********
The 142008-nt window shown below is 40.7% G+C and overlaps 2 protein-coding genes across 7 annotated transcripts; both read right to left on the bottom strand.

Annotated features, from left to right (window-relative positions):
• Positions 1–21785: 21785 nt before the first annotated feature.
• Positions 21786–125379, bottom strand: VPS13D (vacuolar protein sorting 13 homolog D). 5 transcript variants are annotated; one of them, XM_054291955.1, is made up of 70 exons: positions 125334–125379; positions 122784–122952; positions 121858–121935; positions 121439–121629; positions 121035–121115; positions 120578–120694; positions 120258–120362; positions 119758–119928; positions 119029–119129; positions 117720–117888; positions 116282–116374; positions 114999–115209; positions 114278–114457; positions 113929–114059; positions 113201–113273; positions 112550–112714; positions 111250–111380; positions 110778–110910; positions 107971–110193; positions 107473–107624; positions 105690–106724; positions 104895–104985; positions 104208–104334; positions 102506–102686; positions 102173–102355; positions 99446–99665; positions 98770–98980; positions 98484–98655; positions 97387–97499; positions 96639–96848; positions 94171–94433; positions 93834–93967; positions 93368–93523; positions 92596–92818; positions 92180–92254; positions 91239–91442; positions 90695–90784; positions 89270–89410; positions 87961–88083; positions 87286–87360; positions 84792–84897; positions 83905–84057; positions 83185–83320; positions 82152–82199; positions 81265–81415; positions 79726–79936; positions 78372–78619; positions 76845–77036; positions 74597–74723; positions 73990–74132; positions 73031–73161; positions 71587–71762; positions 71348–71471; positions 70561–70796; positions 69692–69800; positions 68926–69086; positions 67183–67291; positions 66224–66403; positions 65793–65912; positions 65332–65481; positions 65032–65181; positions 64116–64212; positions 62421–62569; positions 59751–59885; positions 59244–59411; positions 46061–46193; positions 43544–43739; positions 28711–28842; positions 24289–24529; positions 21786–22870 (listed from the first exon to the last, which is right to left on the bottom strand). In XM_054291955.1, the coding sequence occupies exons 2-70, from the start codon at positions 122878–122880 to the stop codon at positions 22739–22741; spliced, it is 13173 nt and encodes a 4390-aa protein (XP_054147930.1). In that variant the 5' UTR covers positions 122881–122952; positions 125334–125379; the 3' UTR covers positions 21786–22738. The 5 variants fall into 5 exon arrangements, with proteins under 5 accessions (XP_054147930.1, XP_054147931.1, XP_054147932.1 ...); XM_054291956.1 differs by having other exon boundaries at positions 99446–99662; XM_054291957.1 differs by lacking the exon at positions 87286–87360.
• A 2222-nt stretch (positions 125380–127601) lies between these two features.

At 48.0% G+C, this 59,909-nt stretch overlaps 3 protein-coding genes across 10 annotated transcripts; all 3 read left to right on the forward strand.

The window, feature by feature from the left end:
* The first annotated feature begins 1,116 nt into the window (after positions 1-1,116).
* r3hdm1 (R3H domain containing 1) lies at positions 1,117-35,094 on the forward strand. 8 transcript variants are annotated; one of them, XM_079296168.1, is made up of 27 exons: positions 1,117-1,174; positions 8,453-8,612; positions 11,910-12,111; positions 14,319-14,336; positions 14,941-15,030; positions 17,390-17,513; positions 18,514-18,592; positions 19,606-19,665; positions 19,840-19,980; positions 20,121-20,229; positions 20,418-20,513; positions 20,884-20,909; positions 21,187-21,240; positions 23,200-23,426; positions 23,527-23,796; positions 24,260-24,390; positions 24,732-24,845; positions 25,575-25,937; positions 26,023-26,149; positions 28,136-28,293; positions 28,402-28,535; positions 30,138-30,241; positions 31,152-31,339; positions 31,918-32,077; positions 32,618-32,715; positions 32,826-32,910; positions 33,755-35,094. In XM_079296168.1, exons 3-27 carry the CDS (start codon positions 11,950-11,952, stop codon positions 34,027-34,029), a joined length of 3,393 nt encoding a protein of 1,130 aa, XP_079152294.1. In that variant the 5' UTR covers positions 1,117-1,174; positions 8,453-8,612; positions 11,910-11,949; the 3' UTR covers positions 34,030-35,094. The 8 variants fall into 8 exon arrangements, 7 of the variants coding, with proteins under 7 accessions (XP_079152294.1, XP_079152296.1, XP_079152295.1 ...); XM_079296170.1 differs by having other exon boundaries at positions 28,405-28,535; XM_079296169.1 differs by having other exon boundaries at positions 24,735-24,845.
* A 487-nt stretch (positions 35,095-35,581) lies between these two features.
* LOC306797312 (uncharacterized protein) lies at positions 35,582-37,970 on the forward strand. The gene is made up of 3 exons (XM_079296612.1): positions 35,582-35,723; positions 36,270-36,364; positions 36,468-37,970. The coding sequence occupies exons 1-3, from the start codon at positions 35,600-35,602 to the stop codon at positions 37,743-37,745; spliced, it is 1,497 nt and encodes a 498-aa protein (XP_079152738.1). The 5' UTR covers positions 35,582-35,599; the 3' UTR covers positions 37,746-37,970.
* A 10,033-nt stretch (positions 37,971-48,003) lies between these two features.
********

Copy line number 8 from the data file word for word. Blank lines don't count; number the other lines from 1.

* The first annotated feature begins 1,116 nt into the window (after positions 1-1,116).